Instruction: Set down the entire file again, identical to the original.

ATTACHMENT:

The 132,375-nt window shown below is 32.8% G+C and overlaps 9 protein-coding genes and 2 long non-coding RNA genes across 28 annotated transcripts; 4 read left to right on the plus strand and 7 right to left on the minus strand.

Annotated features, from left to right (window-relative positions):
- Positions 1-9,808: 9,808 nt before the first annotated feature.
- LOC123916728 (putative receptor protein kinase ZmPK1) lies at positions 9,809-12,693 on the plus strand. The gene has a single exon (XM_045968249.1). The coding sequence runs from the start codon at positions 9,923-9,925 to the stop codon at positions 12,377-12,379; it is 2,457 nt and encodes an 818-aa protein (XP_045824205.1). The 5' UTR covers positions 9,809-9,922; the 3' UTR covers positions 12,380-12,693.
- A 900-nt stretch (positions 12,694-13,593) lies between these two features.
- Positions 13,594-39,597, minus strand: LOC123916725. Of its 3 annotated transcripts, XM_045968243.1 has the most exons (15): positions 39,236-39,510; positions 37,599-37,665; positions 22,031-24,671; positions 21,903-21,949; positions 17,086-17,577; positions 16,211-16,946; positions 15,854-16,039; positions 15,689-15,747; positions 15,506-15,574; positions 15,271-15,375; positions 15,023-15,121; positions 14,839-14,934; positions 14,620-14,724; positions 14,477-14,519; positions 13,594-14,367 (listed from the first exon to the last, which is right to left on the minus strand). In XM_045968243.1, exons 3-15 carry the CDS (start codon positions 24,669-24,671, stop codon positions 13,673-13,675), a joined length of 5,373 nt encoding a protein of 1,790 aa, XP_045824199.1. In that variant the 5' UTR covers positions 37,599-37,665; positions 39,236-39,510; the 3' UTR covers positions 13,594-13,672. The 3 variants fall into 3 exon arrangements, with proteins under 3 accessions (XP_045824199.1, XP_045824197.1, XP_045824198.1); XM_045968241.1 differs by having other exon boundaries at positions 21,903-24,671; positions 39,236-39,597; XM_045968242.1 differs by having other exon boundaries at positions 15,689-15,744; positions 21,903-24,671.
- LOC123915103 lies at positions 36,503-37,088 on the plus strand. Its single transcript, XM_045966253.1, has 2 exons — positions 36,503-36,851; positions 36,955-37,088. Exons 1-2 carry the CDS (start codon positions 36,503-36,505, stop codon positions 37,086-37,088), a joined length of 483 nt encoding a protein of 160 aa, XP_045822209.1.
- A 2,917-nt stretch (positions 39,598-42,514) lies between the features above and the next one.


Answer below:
The 132,375-nt window shown below is 32.8% G+C and overlaps 9 protein-coding genes and 2 long non-coding RNA genes across 28 annotated transcripts; 4 read left to right on the plus strand and 7 right to left on the minus strand.

Annotated features, from left to right (window-relative positions):
- Positions 1-9,808: 9,808 nt before the first annotated feature.
- LOC123916728 (putative receptor protein kinase ZmPK1) lies at positions 9,809-12,693 on the plus strand. The gene has a single exon (XM_045968249.1). The coding sequence runs from the start codon at positions 9,923-9,925 to the stop codon at positions 12,377-12,379; it is 2,457 nt and encodes an 818-aa protein (XP_045824205.1). The 5' UTR covers positions 9,809-9,922; the 3' UTR covers positions 12,380-12,693.
- A 900-nt stretch (positions 12,694-13,593) lies between these two features.
- Positions 13,594-39,597, minus strand: LOC123916725. Of its 3 annotated transcripts, XM_045968243.1 has the most exons (15): positions 39,236-39,510; positions 37,599-37,665; positions 22,031-24,671; positions 21,903-21,949; positions 17,086-17,577; positions 16,211-16,946; positions 15,854-16,039; positions 15,689-15,747; positions 15,506-15,574; positions 15,271-15,375; positions 15,023-15,121; positions 14,839-14,934; positions 14,620-14,724; positions 14,477-14,519; positions 13,594-14,367 (listed from the first exon to the last, which is right to left on the minus strand). In XM_045968243.1, exons 3-15 carry the CDS (start codon positions 24,669-24,671, stop codon positions 13,673-13,675), a joined length of 5,373 nt encoding a protein of 1,790 aa, XP_045824199.1. In that variant the 5' UTR covers positions 37,599-37,665; positions 39,236-39,510; the 3' UTR covers positions 13,594-13,672. The 3 variants fall into 3 exon arrangements, with proteins under 3 accessions (XP_045824199.1, XP_045824197.1, XP_045824198.1); XM_045968241.1 differs by having other exon boundaries at positions 21,903-24,671; positions 39,236-39,597; XM_045968242.1 differs by having other exon boundaries at positions 15,689-15,744; positions 21,903-24,671.
- LOC123915103 lies at positions 36,503-37,088 on the plus strand. Its single transcript, XM_045966253.1, has 2 exons — positions 36,503-36,851; positions 36,955-37,088. Exons 1-2 carry the CDS (start codon positions 36,503-36,505, stop codon positions 37,086-37,088), a joined length of 483 nt encoding a protein of 160 aa, XP_045822209.1.
- A 2,917-nt stretch (positions 39,598-42,514) lies between the features above and the next one.